In the completion of a well, it is customary to use one or more casings or liners in a well bore. For each casing or liner, cement is pumped upwardly in the annulus between the outer wall of the casing and well bore to seal off the annulus and prevent the vertical migration of liquids along the casing in a well bore. For one reason or another, after the cementing job is completed it is not uncommon to have vertical channels or other voids in the cement in the annulus. Sometimes, the channels appear after production. In any event, in dual zones particularly, the production of water from a lower zone can migrate through a vertical channel and be produced from the upper zone. This is a highly undesirable situation.
Heretofore, cement squeeze techniques for remedial and intermediate cementing operations in well bores have been used in an attempt to seal off the channels in a cemented annulus. Typically, a squeeze cementing operation begins by isolating the perforated interval of a well casing traversing earth formations and thereafter pumping a cement slurry through a tubing and below a cement retainer into perforations which are located along an interval of casing. The remedial operation is intended to remedy a prior cement job which has been ineffective by filling any voids existing in the prior cement job. The voids in the cement annulus characteristically are vertical and located in random order about a casing. Heretofore, the perforations for a squeeze cementing job routinely consist of two to eight shots ranging from one-half to two feet. The azimuthal angle between perforations has typically been at 0°, 90° or 120° phasing and the entrance hole size of the perforation was not considered to be of great importance.
In the prior art techniques, the success ratio of sealing off vertical channels has not been too successful. It has been estimated that one square inch of cross-sectional area in a vertical channel can accommodate the flow of several hundred barrels of water per day. For example, with a one-half inch diameter perforation in a seven inch casing, the probability of intersecting a small vertical channel in a cement annulus with a 90° phase gun is very small. Further, where a channel in a cement annulus contains mud or water and the perforation intersects the channel, the likelihood of introducing formation damage occurs during the squeeze operation.
Cement squeezing techniques involve a cement slurry which is pumped into a well casing through perforations in the casing. The cement slurry if successfully filling voids, may also come into contact with porous and permeable earth formations. At higher pressures, the water in the cement slurry is squeezed out of the cement slurry and partial hydraulic dehydration of the cement occurs. When the dehydrated cement becomes impermeable, it forms a seal in the annulus between the casing and the well bore. One of the problems associated with cement squeezing is the risk of damaging producing formations.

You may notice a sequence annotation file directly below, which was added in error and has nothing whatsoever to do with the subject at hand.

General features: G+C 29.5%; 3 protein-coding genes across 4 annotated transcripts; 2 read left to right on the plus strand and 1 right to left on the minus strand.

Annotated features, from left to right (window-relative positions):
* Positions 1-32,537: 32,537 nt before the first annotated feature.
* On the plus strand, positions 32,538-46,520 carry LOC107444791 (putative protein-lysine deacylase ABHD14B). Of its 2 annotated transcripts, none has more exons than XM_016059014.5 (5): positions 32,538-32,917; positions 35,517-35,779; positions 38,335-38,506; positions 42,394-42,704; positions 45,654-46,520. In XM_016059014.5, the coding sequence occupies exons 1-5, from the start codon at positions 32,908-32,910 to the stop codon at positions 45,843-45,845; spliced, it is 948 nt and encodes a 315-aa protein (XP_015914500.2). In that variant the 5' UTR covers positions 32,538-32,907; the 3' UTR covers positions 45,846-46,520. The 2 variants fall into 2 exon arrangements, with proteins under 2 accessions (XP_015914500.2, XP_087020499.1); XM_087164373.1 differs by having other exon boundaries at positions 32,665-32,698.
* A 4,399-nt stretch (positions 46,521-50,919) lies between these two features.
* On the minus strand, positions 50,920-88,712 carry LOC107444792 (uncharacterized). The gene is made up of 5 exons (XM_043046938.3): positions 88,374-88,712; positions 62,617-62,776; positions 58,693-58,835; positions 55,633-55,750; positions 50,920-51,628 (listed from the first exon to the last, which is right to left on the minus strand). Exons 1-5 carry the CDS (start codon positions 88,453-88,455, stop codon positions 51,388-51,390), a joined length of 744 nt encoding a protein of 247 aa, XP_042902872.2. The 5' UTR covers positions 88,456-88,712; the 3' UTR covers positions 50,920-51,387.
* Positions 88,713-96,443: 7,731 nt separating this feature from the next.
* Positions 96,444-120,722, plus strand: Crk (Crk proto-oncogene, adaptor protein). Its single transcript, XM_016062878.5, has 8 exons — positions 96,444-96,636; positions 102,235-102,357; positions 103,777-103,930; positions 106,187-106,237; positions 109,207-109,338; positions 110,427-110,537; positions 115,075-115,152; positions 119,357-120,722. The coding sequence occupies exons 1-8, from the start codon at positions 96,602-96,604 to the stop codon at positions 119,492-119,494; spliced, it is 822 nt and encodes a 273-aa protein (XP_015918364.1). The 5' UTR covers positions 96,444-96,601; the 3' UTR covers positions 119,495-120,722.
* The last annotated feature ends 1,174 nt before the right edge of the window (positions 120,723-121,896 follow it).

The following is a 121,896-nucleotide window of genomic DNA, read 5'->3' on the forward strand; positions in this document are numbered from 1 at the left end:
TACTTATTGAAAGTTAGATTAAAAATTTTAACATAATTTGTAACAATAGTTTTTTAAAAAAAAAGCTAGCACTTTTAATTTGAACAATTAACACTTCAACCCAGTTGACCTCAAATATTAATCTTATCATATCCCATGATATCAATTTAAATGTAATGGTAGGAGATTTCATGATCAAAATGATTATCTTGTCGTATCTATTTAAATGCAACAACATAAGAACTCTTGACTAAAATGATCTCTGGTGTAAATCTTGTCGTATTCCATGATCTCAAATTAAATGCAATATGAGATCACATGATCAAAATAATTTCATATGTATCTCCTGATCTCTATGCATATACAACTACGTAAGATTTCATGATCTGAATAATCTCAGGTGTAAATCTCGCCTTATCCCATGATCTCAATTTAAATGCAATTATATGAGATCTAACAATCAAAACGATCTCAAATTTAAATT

The likelihood of shutting off the water flow in a cement channel or void in the cement annulus also depends upon the squeeze cement first reaching the channel or void and thereafter flowing into the channel or blocking the channel. Heretofore, perforating the casing for the squeeze job in respect to the number of shots or their placement has never been a major consideration. Squeeze perforations in a casing typically consist of two to eight perforations placed in an interval ranging from one-half foot to two feet and an azimuthal angle between perforations of 0°, 90° or 120°. The probability of a typical perforating gun aligning with a channel or void in a cement annulus is not particularly great and the assumption that pressure will allow fluid to break into a channel is not always valid.
For example, if the channel has a one-square inch cross-section it may be capable of flowing several hundred barrels of water per day. Thus when the perforators produce perforations of one-half inch in size in four directions, only two inches of the pipe circumference are perforated. The circumference of a 7" casing is 21.99" and that of a 97/8" borehole is 31.02", which illustrates the small likelihood of intersecting a small vertical channel.
Assuming that a perforation penetrates a vertical channel in the cement annulus, there is a likelihood that the channel is filled with drilling mud or dirty water which possesses some of the characteristics of a cement slurry and will partially dehydrate at the interface of a permeable and porous foundation when subjected to higher pressure. Unless the channel continues to the surface, the applied pressure will cause dehydration and the formation of a low permeability barrier or seal at the channel and formation face so that the channel is hydraulically sealed to high volume flow rates. Under these conditions, neither the channel nor the perforation can transmit liquid at a high flow rate, but both transmit the resulting increase in hydraulic pressure to the formation. At some point the path of liquid flow is into the formation, where it breaks down or fractures creating a void where the mud, dirty water and/or cement slurries can be accommodated. The exact point where the liquids enter the formation is difficult, if not impossible, to determine, and the entry point may or may not be at the channel in the cement annulus.